Willis, a freedman from South Carolina, appeared in Louisiana as early as 1798. He was the son of an Englishman and a Cherokee slave. His first church mission failed, but he redoubled his efforts and was rewarded with a successful congregation in Opelousas, the seat of St. Landry Parish.
In 1810, Willis sent a petition to the Mississippi Baptist Association and requested ordination. He was ordained in 1812 by two Baptist laymen known only as "Hadley" and "Scarbough". He remained in Opelousas, held in high esteem by Baptists of both races, according to the historian of the American South, Joe Gray Taylor (1920–1987) of McNeese State University in Lake Charles.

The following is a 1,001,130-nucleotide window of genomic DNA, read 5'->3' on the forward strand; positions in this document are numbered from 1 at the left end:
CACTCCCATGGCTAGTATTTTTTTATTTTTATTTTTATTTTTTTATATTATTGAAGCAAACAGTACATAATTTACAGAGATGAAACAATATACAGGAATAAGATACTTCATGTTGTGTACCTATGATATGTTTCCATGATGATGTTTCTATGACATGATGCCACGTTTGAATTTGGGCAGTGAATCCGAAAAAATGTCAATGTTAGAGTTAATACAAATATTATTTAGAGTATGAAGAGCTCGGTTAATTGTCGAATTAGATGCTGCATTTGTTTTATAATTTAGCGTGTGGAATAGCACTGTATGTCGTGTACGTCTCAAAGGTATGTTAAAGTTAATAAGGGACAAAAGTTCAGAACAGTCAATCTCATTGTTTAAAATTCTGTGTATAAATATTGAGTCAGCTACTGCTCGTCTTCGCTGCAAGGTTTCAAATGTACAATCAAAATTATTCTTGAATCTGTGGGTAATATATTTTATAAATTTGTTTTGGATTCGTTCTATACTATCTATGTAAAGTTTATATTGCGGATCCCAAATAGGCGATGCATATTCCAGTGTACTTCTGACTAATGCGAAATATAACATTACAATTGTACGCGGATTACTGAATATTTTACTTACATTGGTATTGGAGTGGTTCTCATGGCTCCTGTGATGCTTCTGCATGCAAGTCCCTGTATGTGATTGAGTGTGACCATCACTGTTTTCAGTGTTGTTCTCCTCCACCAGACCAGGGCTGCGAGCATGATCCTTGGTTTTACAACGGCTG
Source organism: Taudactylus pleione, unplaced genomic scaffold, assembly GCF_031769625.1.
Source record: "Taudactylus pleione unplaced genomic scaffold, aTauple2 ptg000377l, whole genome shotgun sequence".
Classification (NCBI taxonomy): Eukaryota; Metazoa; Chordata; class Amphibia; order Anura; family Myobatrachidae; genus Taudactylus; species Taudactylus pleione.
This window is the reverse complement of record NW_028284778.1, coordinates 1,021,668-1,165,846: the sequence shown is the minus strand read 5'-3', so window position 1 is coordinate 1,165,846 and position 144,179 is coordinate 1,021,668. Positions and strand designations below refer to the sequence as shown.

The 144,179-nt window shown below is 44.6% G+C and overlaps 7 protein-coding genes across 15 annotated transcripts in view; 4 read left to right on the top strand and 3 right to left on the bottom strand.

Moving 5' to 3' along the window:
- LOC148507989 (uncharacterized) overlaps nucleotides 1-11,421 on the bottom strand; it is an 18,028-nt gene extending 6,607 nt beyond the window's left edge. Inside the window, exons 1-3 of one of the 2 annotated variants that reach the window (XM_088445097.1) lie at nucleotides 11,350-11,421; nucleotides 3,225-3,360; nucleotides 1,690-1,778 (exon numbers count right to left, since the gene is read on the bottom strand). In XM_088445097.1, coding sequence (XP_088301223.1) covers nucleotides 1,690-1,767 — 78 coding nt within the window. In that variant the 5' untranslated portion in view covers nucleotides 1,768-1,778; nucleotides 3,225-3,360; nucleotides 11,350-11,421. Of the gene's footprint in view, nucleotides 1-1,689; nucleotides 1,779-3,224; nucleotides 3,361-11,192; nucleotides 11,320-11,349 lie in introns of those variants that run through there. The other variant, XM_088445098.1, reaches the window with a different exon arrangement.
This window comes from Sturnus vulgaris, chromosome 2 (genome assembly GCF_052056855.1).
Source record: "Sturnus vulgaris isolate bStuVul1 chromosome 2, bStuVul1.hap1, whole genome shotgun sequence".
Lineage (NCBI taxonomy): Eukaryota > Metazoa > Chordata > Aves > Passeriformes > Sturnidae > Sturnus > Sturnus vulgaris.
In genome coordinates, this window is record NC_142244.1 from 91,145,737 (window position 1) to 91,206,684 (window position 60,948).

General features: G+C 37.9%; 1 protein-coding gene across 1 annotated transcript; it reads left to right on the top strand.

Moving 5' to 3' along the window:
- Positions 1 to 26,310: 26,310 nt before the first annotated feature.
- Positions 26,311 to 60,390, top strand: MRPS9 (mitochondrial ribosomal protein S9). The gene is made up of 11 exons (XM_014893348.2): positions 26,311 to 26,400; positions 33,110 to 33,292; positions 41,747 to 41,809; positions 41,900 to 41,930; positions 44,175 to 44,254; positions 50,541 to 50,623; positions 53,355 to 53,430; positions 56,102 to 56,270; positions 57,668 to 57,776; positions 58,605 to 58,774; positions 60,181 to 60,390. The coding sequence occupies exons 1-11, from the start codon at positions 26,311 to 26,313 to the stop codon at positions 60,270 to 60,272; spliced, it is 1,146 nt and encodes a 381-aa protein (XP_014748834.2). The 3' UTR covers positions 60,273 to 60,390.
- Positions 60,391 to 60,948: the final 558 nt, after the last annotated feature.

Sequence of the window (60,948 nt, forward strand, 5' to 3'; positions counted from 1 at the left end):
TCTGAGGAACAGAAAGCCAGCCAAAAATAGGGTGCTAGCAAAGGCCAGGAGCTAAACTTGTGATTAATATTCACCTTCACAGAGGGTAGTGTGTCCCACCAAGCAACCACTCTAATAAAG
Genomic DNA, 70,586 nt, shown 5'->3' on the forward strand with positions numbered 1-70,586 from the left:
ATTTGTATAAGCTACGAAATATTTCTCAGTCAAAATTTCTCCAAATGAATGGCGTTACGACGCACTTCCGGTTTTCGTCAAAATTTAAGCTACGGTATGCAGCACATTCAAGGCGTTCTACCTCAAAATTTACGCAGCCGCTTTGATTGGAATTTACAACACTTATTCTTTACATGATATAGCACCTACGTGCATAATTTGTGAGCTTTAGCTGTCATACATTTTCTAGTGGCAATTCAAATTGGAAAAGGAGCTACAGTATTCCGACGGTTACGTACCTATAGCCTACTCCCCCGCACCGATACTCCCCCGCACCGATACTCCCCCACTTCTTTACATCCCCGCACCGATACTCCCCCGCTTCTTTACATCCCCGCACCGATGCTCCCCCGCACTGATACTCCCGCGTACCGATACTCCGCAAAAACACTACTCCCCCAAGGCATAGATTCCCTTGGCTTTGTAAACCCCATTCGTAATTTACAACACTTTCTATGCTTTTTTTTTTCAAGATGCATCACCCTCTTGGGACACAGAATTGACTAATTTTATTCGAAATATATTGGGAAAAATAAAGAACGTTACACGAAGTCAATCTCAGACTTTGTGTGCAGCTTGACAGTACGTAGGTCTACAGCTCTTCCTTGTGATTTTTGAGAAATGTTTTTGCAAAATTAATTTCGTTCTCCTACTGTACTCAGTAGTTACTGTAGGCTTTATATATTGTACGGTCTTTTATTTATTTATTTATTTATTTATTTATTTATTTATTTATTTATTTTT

- "Joseph Willis", A Dictionary of Louisiana Biography, Vol. 2 (1988), p. 853
- Taylor, Joe Gray. Negro Slavery in Louisiana
- O'Neill, Charles Edwards, et al. Louisiana: a History
- Gayarré, Charles. History of Louisiana